Button to scroll to the top of the page.

Updates

News

From the College of Natural Sciences
This tag contain 1 private blog which isn't listed here.
Drug Engineered at UT Austin to Treat Anthrax Gains FDA Approval

Drug Engineered at UT Austin to Treat Anthrax Gains FDA Approval

Researchers at The University of Texas at Austin successfully culminated years of work when a drug they engineered for the treatment and prevention of inhalational anthrax — the anthrax antitoxin obiltoxaximab — received approval March 21 from the U.S. Food and Drug Administration (FDA).

Podcast: Jekyll and Hyde Bacteria

Podcast: Jekyll and Hyde Bacteria

To study diseases, biologists often make models, for example, a rat with a disorder similar to Alzheimer's. With a good model, they can tinker with different variables and see if anything halts the disease, without the ethical limits of experimenting on actual humans. But scientists studying an especially nasty bacterium that tends to invade and breed out of control in the lungs of people with cystic fibrosis (CF) kept hitting dead ends in their search for a good model.

Common Colds at School a Primary Driver of Asthma Hospitalizations for Children

Common Colds at School a Primary Driver of Asthma Hospitalizations for Children

The most dangerous times of year for children with asthma are soon after their schools reopen after a break, and a new study finds that cold viruses are largely to blame.

Sugar Guidelines Necessary to Combat Childhood Obesity

Sugar Guidelines Necessary to Combat Childhood Obesity

​Recent federal regulations on the labeling of added sugar are a necessary step in combating childhood obesity, writes Jaimie Davis, associate professor of nutritional sciences at the University of Texas at Austin, in the Austin American-Statesman. 

Center for Infectious Disease Named for Dr. John Ring LaMontagne

Center for Infectious Disease Named for Dr. John Ring LaMontagne

A research center at The University of Texas at Austin will be renamed for Dr. John Ring LaMontagne, a scientist who combated flu and other infectious diseases to improve public health around the globe. The renaming of the existing Center for Infectious Disease follows more than $7 million in contributions by the LaMontagne community of family, friends and colleagues in celebration of Dr. Montagne's work within the National Institutes of Health (NIH).

Scientists Discover How We Play Memories in Fast Forward

Scientists Discover How We Play Memories in Fast Forward

Scientists at The University of Texas at Austin have discovered a mechanism that may explain how the brain can recall nearly all of what happened on a recent afternoon — or make a thorough plan for how to spend an upcoming afternoon — in a fraction of the time it takes to live out the experience. The breakthrough in understanding a previously unknown function in the brain has implications for research into schizophrenia, autism spectrum disorders, Alzheimer's disease and other disorders where real experiences and ones that exist only in the mind can become distorted.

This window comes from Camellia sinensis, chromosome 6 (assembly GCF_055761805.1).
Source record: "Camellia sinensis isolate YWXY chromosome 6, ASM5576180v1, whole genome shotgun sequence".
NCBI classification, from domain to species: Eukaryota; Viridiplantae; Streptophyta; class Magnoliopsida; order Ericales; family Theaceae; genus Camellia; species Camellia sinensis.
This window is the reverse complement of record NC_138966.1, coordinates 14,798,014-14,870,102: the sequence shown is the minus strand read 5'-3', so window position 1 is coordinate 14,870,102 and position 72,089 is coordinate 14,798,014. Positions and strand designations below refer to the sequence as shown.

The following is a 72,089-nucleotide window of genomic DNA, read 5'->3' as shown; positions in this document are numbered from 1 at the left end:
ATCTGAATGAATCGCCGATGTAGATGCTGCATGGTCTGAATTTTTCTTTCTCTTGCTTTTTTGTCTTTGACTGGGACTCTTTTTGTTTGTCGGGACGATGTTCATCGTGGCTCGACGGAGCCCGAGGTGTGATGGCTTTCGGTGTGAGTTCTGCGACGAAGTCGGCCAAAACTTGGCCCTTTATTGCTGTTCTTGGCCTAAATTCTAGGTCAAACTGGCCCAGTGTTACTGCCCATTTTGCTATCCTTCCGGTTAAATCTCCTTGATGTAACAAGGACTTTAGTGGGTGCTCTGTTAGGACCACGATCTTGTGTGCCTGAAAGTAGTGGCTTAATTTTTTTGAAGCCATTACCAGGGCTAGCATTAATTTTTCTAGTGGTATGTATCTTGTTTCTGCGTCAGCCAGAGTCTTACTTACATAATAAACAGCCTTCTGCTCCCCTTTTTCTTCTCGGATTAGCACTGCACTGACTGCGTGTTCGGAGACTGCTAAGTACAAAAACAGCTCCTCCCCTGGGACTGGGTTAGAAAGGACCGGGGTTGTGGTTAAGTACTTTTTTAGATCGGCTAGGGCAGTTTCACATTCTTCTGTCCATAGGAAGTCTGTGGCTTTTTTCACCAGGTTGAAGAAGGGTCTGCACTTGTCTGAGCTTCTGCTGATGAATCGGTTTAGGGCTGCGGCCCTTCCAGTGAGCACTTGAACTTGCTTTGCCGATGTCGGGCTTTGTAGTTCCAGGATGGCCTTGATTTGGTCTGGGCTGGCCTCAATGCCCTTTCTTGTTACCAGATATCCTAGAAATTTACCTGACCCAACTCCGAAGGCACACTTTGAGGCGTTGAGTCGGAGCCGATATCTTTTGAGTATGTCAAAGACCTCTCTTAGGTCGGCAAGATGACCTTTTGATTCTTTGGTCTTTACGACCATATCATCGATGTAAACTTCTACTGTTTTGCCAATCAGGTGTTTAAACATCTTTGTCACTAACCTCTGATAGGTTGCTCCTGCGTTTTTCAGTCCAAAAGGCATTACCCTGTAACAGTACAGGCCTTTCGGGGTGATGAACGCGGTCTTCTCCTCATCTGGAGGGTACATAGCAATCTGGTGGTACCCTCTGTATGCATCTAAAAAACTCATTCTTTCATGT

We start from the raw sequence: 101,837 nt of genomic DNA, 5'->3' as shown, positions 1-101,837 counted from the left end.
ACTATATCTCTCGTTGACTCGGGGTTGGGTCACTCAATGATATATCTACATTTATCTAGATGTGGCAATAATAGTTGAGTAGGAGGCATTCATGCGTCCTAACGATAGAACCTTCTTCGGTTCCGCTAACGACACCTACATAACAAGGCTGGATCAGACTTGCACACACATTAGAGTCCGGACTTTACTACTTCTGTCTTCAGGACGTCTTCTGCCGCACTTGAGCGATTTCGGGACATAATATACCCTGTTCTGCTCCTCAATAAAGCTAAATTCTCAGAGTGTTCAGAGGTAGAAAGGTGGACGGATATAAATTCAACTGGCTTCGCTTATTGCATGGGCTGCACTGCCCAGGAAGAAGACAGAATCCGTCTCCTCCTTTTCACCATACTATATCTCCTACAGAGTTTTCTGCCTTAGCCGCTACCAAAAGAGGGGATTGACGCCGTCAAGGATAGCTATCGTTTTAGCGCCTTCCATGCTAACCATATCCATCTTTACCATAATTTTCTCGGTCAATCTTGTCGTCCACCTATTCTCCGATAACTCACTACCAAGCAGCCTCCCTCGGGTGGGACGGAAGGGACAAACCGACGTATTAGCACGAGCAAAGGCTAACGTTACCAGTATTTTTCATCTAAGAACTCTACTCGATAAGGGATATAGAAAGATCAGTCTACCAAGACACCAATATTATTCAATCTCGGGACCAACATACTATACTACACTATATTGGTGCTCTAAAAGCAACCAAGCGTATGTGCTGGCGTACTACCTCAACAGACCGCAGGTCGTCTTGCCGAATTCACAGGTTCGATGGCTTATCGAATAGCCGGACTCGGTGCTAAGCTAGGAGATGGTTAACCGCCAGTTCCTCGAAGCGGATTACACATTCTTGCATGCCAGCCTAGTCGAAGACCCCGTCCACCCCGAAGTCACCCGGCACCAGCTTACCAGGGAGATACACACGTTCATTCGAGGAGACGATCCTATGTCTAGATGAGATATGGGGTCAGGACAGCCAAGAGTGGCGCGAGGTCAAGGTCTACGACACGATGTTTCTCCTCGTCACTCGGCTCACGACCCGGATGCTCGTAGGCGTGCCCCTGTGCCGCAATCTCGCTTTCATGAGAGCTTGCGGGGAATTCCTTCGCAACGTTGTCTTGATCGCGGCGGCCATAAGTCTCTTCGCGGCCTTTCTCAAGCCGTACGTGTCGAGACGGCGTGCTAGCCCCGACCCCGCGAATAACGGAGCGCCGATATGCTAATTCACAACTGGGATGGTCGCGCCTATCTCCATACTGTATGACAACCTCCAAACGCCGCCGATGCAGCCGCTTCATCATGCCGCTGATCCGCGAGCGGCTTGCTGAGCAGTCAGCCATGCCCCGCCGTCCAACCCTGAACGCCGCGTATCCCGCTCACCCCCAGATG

When we think about past or future events, we use a special brain wave frequency that allows us to play them in fast forward, although at a lower resolution. Illustration by Juliette Pepperell
What you probably don’t know about holiday weight gain

What you probably don’t know about holiday weight gain

Molly Bray, chair of the Department of Nutritional Sciences, penned a Texas Perspectives piece in late December warning of the dangers of overeating during the holiday season that was picked up by several Texas newspapers:Dallas Morning NewsFort Worth Star-TelegramAustin American Statesman
Promising New Target in War Against Flu

Promising New Target in War Against Flu

Scientists at The University of Texas at Austin have discovered that a protein produced by the influenza A virus, which causes flu, can overcome one of our body's natural defense mechanisms. That makes this flu protein a potentially good target for antiviral drugs directed against the flu virus

Audio: The Case of the Missing Folate

Audio: The Case of the Missing Folate

When Richard Finnell first met her, Rachel was a nine-year-old girl with severe developmental delays. Her condition seemed to be caused by a deficiency in a critical B vitamin called folate. Yet she had plenty of folate circulating in her blood. Somehow it was vanishing before it got to her brain and spine. Eventually Finnell made a surprising discovery. He's now using new genetic tools like CRISPR to better understand her condition and test possible therapies.

Study Examines Seniors' Social Lives and Health

Study Examines Seniors' Social Lives and Health

The University of Texas at Austin will receive a $2.4 million grant over the next five years from the National Institute on Aging to study how social interactions improve the health of older adults. Participants will use wearable electronic devices and cellphone apps to monitor their physical activity and social interactions in real time for several days.